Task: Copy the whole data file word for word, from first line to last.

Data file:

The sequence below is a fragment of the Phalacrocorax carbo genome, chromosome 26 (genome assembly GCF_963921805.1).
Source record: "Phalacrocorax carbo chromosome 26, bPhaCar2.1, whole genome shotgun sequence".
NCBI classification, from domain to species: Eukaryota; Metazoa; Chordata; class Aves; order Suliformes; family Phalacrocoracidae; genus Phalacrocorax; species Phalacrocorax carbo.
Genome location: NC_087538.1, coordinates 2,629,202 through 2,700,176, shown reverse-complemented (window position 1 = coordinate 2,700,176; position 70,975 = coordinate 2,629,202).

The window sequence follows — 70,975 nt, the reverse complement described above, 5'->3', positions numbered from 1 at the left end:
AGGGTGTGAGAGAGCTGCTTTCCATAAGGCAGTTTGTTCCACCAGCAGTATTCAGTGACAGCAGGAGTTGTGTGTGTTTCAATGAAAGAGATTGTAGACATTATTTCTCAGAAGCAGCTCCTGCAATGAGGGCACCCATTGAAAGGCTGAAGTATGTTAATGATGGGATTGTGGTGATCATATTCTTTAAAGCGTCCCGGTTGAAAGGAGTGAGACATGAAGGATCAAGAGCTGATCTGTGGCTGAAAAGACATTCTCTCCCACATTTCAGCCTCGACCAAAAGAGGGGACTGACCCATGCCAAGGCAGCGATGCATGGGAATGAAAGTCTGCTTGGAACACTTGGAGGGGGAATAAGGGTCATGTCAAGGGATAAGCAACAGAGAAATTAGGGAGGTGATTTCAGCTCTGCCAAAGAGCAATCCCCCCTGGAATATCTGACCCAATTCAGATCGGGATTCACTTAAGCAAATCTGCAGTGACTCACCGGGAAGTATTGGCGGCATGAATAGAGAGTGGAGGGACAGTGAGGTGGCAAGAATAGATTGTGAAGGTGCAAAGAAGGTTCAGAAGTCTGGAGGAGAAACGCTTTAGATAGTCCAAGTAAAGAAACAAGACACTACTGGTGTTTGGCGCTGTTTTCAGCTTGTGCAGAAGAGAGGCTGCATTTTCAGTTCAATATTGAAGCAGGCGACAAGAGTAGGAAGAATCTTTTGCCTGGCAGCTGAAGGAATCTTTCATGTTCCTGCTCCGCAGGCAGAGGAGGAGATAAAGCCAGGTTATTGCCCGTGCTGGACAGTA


The sequence below is a fragment of the Phalacrocorax carbo genome, chromosome 26 (genome assembly GCF_963921805.1).
Source record: "Phalacrocorax carbo chromosome 26, bPhaCar2.1, whole genome shotgun sequence".
NCBI classification, from domain to species: Eukaryota; Metazoa; Chordata; class Aves; order Suliformes; family Phalacrocoracidae; genus Phalacrocorax; species Phalacrocorax carbo.
Genome location: NC_087538.1, coordinates 2,629,202 through 2,700,176, shown reverse-complemented (window position 1 = coordinate 2,700,176; position 70,975 = coordinate 2,629,202).

The window sequence follows — 70,975 nt, the reverse complement described above, 5'->3', positions numbered from 1 at the left end:
AGGGTGTGAGAGAGCTGCTTTCCATAAGGCAGTTTGTTCCACCAGCAGTATTCAGTGACAGCAGGAGTTGTGTGTGTTTCAATGAAAGAGATTGTAGACATTATTTCTCAGAAGCAGCTCCTGCAATGAGGGCACCCATTGAAAGGCTGAAGTATGTTAATGATGGGATTGTGGTGATCATATTCTTTAAAGCGTCCCGGTTGAAAGGAGTGAGACATGAAGGATCAAGAGCTGATCTGTGGCTGAAAAGACATTCTCTCCCACATTTCAGCCTCGACCAAAAGAGGGGACTGACCCATGCCAAGGCAGCGATGCATGGGAATGAAAGTCTGCTTGGAACACTTGGAGGGGGAATAAGGGTCATGTCAAGGGATAAGCAACAGAGAAATTAGGGAGGTGATTTCAGCTCTGCCAAAGAGCAATCCCCCCTGGAATATCTGACCCAATTCAGATCGGGATTCACTTAAGCAAATCTGCAGTGACTCACCGGGAAGTATTGGCGGCATGAATAGAGAGTGGAGGGACAGTGAGGTGGCAAGAATAGATTGTGAAGGTGCAAAGAAGGTTCAGAAGTCTGGAGGAGAAACGCTTTAGATAGTCCAAGTAAAGAAACAAGACACTACTGGTGTTTGGCGCTGTTTTCAGCTTGTGCAGAAGAGAGGCTGCATTTTCAGTTCAATATTGAAGCAGGCGACAAGAGTAGGAAGAATCTTTTGCCTGGCAGCTGAAGGAATCTTTCATGTTCCTGCTCCGCAGGCAGAGGAGGAGATAAAGCCAGGTTATTGCCCGTGCTGGACAGTA